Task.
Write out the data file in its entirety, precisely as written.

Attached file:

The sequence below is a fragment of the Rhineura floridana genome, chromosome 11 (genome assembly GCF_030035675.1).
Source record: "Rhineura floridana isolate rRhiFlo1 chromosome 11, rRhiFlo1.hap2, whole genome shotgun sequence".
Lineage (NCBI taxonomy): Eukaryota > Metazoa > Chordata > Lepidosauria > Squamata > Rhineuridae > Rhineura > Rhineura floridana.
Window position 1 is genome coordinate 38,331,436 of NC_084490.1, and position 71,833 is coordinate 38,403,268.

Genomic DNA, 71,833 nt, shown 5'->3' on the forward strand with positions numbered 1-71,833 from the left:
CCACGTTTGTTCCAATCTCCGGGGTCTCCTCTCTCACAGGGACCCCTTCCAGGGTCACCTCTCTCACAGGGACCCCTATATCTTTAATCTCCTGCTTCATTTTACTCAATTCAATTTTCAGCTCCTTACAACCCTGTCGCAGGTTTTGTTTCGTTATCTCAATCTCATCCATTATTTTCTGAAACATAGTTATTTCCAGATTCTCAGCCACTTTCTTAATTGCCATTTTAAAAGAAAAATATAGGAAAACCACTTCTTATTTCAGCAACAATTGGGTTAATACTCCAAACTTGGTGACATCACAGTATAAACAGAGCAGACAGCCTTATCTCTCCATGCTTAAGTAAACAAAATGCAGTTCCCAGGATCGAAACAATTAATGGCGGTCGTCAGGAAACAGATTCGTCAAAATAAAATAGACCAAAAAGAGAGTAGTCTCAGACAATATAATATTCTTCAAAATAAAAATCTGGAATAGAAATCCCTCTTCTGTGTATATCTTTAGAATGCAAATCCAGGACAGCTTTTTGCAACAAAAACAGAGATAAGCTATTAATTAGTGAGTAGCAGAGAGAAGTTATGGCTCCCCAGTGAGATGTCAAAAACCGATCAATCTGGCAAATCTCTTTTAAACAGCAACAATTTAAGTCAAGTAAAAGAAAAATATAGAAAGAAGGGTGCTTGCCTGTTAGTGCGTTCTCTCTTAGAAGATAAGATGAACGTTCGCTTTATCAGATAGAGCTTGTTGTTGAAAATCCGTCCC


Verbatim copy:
The sequence below is a fragment of the Rhineura floridana genome, chromosome 11 (genome assembly GCF_030035675.1).
Source record: "Rhineura floridana isolate rRhiFlo1 chromosome 11, rRhiFlo1.hap2, whole genome shotgun sequence".
Lineage (NCBI taxonomy): Eukaryota > Metazoa > Chordata > Lepidosauria > Squamata > Rhineuridae > Rhineura > Rhineura floridana.
Window position 1 is genome coordinate 38,331,436 of NC_084490.1, and position 71,833 is coordinate 38,403,268.

Genomic DNA, 71,833 nt, shown 5'->3' on the forward strand with positions numbered 1-71,833 from the left:
CCACGTTTGTTCCAATCTCCGGGGTCTCCTCTCTCACAGGGACCCCTTCCAGGGTCACCTCTCTCACAGGGACCCCTATATCTTTAATCTCCTGCTTCATTTTACTCAATTCAATTTTCAGCTCCTTACAACCCTGTCGCAGGTTTTGTTTCGTTATCTCAATCTCATCCATTATTTTCTGAAACATAGTTATTTCCAGATTCTCAGCCACTTTCTTAATTGCCATTTTAAAAGAAAAATATAGGAAAACCACTTCTTATTTCAGCAACAATTGGGTTAATACTCCAAACTTGGTGACATCACAGTATAAACAGAGCAGACAGCCTTATCTCTCCATGCTTAAGTAAACAAAATGCAGTTCCCAGGATCGAAACAATTAATGGCGGTCGTCAGGAAACAGATTCGTCAAAATAAAATAGACCAAAAAGAGAGTAGTCTCAGACAATATAATATTCTTCAAAATAAAAATCTGGAATAGAAATCCCTCTTCTGTGTATATCTTTAGAATGCAAATCCAGGACAGCTTTTTGCAACAAAAACAGAGATAAGCTATTAATTAGTGAGTAGCAGAGAGAAGTTATGGCTCCCCAGTGAGATGTCAAAAACCGATCAATCTGGCAAATCTCTTTTAAACAGCAACAATTTAAGTCAAGTAAAAGAAAAATATAGAAAGAAGGGTGCTTGCCTGTTAGTGCGTTCTCTCTTAGAAGATAAGATGAACGTTCGCTTTATCAGATAGAGCTTGTTGTTGAAAATCCGTCCC